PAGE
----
I didn’t have anywhere to be in a hurry, so I was using the bike like a velo-flaneur, doing a lot of looking around and just wandering where the road and the occasional whim took me. I kept a casual pace and stayed mostly in second and third gear, switching only to first gear for that hill going up St-Laurent from Ste-Catherine to Sherbrooke.

The bike has nice fat nitrogen-filled tires, and I found the ride to be pretty smooth. The gears shifted smoothly, although I noticed the occasional lag between gear changes as I shifted downwards – a mild annoyance rather than a serious problem. The chain was well lubed, and pedalling took very little effort. The brakes were nice and tight, requiring only a little squeeze before they engaged – they felt like my bike’s brakes just after a tune-up. The frame itself – a one-piece aluminum affair designed by Michel Dallaire with metal provided by Rio Tinto Alcan – was light (light for a “cruiser” style bike, anyway) and solid-feeling.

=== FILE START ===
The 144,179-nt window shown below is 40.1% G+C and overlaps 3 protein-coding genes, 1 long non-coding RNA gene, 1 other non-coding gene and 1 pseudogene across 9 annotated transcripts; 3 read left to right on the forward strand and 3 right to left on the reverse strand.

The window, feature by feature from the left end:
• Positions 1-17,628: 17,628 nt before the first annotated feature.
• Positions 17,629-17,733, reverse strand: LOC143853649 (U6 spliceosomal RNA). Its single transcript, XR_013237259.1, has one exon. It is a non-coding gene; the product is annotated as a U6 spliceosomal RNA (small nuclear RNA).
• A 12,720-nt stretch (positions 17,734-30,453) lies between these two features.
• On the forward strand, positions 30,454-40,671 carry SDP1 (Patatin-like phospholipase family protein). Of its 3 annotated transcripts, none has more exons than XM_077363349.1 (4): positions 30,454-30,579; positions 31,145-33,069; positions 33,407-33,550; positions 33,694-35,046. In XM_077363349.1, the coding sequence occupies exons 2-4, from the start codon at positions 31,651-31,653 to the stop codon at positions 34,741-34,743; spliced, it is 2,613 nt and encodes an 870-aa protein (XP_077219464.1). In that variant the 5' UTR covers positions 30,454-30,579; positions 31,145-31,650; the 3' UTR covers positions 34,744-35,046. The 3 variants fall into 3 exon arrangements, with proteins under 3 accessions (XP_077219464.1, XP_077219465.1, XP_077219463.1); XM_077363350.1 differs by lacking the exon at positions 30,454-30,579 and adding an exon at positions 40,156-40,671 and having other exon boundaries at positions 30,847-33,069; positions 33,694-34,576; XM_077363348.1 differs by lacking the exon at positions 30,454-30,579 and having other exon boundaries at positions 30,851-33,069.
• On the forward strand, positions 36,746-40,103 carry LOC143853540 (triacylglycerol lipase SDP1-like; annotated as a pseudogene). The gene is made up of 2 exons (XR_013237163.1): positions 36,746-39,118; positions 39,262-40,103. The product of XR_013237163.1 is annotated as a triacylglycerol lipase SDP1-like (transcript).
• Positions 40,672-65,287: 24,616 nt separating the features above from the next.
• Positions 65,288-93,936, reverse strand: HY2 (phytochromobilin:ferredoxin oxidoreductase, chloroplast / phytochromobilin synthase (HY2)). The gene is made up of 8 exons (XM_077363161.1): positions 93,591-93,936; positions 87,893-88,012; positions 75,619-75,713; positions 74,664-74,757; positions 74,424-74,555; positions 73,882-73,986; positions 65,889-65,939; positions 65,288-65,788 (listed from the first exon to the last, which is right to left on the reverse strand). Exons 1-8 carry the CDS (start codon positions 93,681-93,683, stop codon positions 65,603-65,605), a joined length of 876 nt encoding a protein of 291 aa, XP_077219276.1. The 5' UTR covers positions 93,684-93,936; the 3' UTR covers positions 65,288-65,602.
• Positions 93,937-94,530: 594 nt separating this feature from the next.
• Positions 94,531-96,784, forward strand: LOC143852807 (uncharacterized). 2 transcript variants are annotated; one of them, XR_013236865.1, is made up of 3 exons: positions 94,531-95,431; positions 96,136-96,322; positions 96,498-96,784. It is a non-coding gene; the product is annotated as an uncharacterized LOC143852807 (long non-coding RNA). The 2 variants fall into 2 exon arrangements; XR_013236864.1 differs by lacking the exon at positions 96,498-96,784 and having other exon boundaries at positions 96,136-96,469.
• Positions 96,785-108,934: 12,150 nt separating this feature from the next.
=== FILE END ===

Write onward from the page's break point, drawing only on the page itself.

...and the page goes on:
I made a quick jaunt from the Queen Elizabeth Hotel (where I was staying) to Old Montreal, where I tooled about its winding streets and caught some kind of festival, through le Quartier Chinois to the shops on St-Laurent north of Sherbrooke. From there, I checked out some of my old haunts in the McGill “student ghetto”, and then it was back to the docking station where I’d checked out the bike because I had a dinner reservation to catch.

Returning the Bike

07 bixi

Returning the bike is easy – you find an empty dock and “plug” your bike into it. A green light confirms that you’ve locked the bike and that your rental session is over. If your bike is damaged in any way, you can report it by pressing the “report damage” button. I’d gone over a half-hour but was under an hour, so my total charge was $6.50.